Friday, February 3, 2023

They prove that genetics predispose to tobacco and alcohol use

A large genetic study based on data from nearly 3.4 million people identified more than 2,300 genes that predict alcohol and tobacco use, according to a study published yesterday in the scientific journal Nature.

The significance of the discovery lies in the fact that the determination of these genes will make it possible to predict the behavior associated with approximately 15% and 5% of deaths worldwide, and are related to chronic diseases such as cancer and heart disease, respectively.

While environment and culture can certainly influence a person’s likelihood of using and becoming addicted to these substances, research clearly shows that genetics is also a predisposing factor.

“We identified more than 1,900 genes that are associated with alcohol and tobacco use behavior. One-fifth of the samples used in our analysis were from non-European ancestry, which highlights the relevance of these findings for a diverse population.” enhances,” said Dejiang Liu, a professor and vice chair in the Department of Research, one of the study’s leaders. in Public Health Science from The Pennsylvania State University, USA.

More than 100 institutions evaluated genetic data sets from more than 3.4 million people, at least 20% of whom were of non-European descent.

According to Liu, this is the largest genetic study ever conducted on smoking and drinking behavior, and it is the most ancestrally diverse.

The researchers included genetic data sets from people of African, East Asian and American descent and assessed different types of smoking and alcohol symptoms, from the onset of drinking or smoking to the onset of regular use and the amount of consumption.

The researchers identified genes associated with these behaviors and, comparing data between different ancestry samples, found that there was striking similarity in genes associated with alcohol and tobacco use behaviors among different ancestry, with 80% of the variants shared across all. Showed consistent effect. studied population.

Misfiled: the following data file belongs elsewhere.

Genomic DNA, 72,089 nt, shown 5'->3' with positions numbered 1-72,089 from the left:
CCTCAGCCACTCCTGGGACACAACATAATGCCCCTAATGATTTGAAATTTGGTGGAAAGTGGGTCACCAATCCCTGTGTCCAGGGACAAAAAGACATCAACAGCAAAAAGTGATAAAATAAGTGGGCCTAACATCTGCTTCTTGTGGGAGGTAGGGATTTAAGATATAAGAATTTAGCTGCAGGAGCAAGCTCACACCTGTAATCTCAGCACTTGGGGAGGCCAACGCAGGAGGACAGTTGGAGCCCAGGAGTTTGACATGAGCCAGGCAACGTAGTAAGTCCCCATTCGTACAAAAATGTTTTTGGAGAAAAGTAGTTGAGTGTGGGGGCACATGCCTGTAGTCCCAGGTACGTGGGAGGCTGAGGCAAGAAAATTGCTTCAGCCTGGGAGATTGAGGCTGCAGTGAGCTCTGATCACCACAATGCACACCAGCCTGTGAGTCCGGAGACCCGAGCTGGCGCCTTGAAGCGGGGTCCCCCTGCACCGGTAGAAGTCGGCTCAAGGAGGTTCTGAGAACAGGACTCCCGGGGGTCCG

While some genetic variants had different ancestry- or lineage-specific effects, genes related to alcohol and tobacco use were largely consistent across samples from different lineages.

a possible predictor

The researchers used machine learning to develop a genetic risk score, which can identify people at risk of certain alcohol and tobacco use behaviors.

Because the model was not as accurate at predicting risk among people of different ancestries, Liu said more sophisticated prediction methods needed to be developed, which could improve risk prediction in diverse human populations.

The researchers assure that, in two or three years, these genetic risk scores could be perfected and become part of routine care for those at high risk of alcohol and tobacco use.

When asked about the finding, lead researcher Javier Costas, of the Psychiatric Genetics Group at the Santiago de Compostela Health Research Institute, explained that the study has generated a set of genetic information “of great value for a better understanding of the mechanisms of genetics predictive” of alcoholism. and tobacco use, as well as its consequences”.

Given the impact of these substances on health, “this information will probably have great relevance in the future for precision medicine,” acknowledged the researcher.

“In two to three years, these scores can become part of routine care”

Nation World News Desk
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